In Saginaw, in Saginaw,
There’s never a household fart,
For if it ever did occur,
It would blow the place apart, –
I met a woman who could break wind
And she is my sweet-heart.
Excerpt from Pulitzer Prize winner Theodore Roethke’s poem “The Saginaw Song”. Roethke was born and raised in Saginaw, Michigan.
The people of Saginaw made things. They saw the rough-hewn wilderness, the white pines with trunks so large you couldn’t wrap your arms around ’em, and built sawmills. Later, when they found a little bit of oil, they drilled like Saginaw was the next Houston, Texas. For decades they took ore from up north, lit great big fires and cast iron for General Motors. Hell, Saginaw was even home to the world’s tallest bean elevator for a time.
It was a proud city of blue collars, as blue and grand as the sky over nearby Lake Huron. In fact, it still is, but they don’t make things in Saginaw like they used to. General Motors skipped town awhile ago and the acres of virgin forests are but a distant memory. Like Detroit, Pontiac, and Flint – all also along I-75, the Michigan autoworker’s trail of tears – Saginaw is searching, yearning for a new identity in our post-industrial society.
It’s also, quite literally, a tale of two cities: East Saginaw and Saginaw City, straddling the two sides of the Saginaw River. Though the cities were combined into one all the way back in the 1889, when you cross the Court Street Bridge onto either side of the river, you can feel the change. The colors, the people, the shadows – all somehow different.
The “east side”, a term coincidently used in Saginaw as a euphemism for the African-American community, has the musty smell and stillborn atmosphere of a dying big city. Embers of yesteryear glow in the ashes – The Temple Theatre! The Second National Bank Building! – to remind people that yes, this place does matter. Bums walk up and down the streets, as Roethke once did, with watchful eyes.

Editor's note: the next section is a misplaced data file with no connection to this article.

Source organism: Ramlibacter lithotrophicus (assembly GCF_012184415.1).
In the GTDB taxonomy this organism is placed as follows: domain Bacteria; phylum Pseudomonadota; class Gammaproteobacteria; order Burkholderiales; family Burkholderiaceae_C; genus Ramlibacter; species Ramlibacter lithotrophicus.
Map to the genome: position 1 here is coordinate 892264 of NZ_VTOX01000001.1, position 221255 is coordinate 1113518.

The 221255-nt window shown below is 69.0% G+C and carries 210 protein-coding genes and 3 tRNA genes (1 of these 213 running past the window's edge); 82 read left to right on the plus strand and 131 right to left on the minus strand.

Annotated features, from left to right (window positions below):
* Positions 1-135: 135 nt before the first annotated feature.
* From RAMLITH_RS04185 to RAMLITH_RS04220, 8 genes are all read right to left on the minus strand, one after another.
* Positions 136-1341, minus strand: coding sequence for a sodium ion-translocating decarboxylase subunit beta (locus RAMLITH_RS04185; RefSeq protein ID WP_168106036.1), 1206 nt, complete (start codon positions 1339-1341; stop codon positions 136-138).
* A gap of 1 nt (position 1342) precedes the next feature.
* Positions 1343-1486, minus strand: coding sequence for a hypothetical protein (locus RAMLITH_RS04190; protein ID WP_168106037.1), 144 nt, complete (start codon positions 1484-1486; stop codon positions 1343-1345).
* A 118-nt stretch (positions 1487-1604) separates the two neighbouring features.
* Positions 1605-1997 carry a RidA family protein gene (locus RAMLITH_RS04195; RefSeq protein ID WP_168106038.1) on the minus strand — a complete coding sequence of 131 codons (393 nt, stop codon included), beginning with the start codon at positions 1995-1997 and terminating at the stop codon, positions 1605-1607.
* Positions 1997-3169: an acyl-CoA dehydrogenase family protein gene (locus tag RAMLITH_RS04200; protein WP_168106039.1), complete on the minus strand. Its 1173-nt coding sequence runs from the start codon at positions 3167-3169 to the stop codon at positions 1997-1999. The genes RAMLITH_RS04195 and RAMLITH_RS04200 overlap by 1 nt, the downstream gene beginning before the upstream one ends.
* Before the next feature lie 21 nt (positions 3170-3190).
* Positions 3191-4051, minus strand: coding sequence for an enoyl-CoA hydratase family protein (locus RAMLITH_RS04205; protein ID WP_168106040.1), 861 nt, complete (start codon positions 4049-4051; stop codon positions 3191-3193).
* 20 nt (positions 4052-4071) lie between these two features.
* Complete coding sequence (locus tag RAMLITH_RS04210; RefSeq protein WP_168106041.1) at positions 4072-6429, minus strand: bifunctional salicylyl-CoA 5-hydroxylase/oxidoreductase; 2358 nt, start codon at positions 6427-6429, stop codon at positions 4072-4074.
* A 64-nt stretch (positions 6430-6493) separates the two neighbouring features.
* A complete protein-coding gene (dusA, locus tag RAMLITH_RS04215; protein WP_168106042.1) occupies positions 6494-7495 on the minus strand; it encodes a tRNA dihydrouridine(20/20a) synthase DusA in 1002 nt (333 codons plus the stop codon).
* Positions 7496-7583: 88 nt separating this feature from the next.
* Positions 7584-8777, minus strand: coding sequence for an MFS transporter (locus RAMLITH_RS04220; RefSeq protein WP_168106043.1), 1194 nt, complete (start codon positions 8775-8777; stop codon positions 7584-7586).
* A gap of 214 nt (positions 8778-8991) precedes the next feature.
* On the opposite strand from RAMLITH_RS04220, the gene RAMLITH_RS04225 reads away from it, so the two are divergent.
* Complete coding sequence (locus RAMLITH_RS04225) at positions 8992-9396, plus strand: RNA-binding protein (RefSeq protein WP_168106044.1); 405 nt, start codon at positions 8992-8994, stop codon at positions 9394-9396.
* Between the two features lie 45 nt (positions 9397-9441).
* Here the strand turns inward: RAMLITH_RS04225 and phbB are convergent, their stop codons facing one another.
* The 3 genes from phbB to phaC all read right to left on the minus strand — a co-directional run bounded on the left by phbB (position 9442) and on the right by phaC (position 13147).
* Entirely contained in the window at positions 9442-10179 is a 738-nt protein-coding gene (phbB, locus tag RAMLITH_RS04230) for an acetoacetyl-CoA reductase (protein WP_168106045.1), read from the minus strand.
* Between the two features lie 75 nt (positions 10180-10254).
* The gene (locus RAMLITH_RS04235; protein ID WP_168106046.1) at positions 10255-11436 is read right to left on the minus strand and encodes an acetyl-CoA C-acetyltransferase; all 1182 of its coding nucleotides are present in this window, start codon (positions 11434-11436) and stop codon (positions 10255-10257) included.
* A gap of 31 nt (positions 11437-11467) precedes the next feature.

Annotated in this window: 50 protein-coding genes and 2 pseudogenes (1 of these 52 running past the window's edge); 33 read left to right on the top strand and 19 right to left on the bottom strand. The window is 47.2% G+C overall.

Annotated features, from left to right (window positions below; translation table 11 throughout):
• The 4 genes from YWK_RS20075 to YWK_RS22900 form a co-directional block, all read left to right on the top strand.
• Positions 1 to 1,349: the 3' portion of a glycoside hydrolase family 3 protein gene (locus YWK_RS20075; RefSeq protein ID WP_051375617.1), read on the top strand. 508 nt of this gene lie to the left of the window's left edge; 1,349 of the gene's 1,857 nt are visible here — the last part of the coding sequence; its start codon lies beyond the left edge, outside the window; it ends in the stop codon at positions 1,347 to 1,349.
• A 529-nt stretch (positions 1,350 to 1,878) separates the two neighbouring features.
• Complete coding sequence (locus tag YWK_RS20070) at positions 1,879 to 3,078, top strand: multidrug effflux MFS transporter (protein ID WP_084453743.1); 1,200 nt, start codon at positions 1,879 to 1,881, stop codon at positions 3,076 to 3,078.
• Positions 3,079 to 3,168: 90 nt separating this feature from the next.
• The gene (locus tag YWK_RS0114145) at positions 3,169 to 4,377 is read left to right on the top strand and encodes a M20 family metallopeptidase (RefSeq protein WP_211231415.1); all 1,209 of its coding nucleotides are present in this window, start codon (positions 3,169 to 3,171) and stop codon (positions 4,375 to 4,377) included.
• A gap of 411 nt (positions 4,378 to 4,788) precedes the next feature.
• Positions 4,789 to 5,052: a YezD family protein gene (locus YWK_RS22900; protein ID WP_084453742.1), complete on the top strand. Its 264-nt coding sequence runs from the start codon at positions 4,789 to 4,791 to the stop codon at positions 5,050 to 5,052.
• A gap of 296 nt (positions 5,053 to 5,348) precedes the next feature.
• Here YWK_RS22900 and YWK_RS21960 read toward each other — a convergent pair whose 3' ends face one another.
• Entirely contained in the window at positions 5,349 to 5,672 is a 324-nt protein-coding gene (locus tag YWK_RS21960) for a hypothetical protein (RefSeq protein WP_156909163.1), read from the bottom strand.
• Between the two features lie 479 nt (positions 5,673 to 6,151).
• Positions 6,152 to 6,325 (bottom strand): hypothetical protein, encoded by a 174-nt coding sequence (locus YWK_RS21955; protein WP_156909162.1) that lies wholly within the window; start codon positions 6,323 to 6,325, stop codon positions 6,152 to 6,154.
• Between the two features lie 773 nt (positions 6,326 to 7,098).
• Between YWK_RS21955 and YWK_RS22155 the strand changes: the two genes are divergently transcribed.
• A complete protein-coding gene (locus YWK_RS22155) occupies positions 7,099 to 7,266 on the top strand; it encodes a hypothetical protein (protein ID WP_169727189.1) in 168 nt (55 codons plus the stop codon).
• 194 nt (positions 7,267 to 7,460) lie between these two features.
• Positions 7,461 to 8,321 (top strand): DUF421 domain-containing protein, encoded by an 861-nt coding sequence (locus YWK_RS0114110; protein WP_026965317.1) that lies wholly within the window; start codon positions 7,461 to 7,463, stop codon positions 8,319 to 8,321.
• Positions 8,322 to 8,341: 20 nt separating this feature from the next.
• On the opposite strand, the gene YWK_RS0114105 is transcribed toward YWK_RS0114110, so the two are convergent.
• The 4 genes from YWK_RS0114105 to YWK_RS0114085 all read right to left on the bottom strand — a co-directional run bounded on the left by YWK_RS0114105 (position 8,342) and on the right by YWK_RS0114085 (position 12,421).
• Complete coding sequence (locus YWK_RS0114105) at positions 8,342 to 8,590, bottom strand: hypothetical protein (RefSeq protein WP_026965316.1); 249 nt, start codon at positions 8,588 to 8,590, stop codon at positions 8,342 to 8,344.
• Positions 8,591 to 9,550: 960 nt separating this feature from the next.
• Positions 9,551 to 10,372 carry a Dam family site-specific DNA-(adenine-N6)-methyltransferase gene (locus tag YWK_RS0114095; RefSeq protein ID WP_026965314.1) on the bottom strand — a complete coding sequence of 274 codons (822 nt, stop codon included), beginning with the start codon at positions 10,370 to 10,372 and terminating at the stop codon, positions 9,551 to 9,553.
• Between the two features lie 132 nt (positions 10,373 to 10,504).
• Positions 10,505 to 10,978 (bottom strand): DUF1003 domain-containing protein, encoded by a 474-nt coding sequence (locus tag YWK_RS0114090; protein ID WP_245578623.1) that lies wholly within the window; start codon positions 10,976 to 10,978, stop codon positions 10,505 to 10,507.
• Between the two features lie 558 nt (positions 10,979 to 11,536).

Those so close beside me, which are you?
God bless the Ground! I shall walk softly there,
And learn by going where I have to go.
Excerpt from Roethke’s “The Waking”.
The “west side”, on the other hand, has a sort of eerie, fragile small town vibe, livelier and homier than the east side. But you have to wonder how long it’ll hold on. Abandonment lurks like a ghost, threatens like a storm. Industry was the backbone of Saginaw. Without that, what is Saginaw?
It’s a difficult question.
But, hey, Zorba’s on the west side is still kicking, at least, and it’s a inspiring all-American story. It goes like this: owner Tom Veremis left his homeland of Greece after World War and landed in Saginaw, then a bustling, hopeful city, with the help of his uncle. He worked in several of the city’s many machine shops, until finally – finally, after 30 years – he was able to open his own successful eatery on the corner of Gratiot and Harrison.
Veremis, with his thin white hair and wire-frame glasses, has cooked in back ever since, serving up classic Greek dishes like spanitikopita (spinach pie), moussaka (eggplant casserole), and – of course – delicious, delicious gyros. All cooked, thankfully, with real butter. For well under $10, you can order a lamb and beef gyro with a drink and a side of Grecian potatoes. Now, that’s a good deal, man.
Naturally, as something of a gyro whore, I couldn’t resist. Tomatoes, cucumbers, onions, scraps of tasteless lettuce, and a mysterious lamb and beef loaf on a soft, warm pita, with tzatziki sauce? How about two, please?
Veremis’ gyro is pretty close to what you’d expect from a gyro at any self-respecting Greek restaurant, with a few irregularities. The tzatziki sauce – a blend of yogurt, cucumbers, dill, and other ingredients – was lighter and less sour than usual, the dill more prominent. I also thought the seasoning for the meat was a bit unique. It reminded me of how you might season a sausage patty.
And, as if that wasn’t enough, there was no lemon juice in his Grecian potatoes! What? It just tasted like, well, old school roasted potatoes. How daring, how unexpected. Had Veremis cut his culinary teeth in the Detroit area, were there’s a Greek “Coney Island” restaurant on just about every corner, it’s hard to imagine he’d have had the opportunity to take such liberties. The incessant demand for cheap conformity would’ve drowned out any original impulse, and I deeply respect how Veremis prepares his gyros and Grecian potatoes. It fits.
Maybe that’s the value of Saginaw, the answer to the difficult question I posed earlier. Here, you’ve got all the ingredients for an American success story: human diversity, natural resources, iron will, and hope. Saginaw is a little out of the way, but that too is a strength. Here, away from the great metropolises, you have the space, the independence to imagine a different future, to resist the lure of the horde. It’s not an easy task, but do you think it was easy carving Saginaw out of the untamed Earth?
God bless Saginaw, Michigan.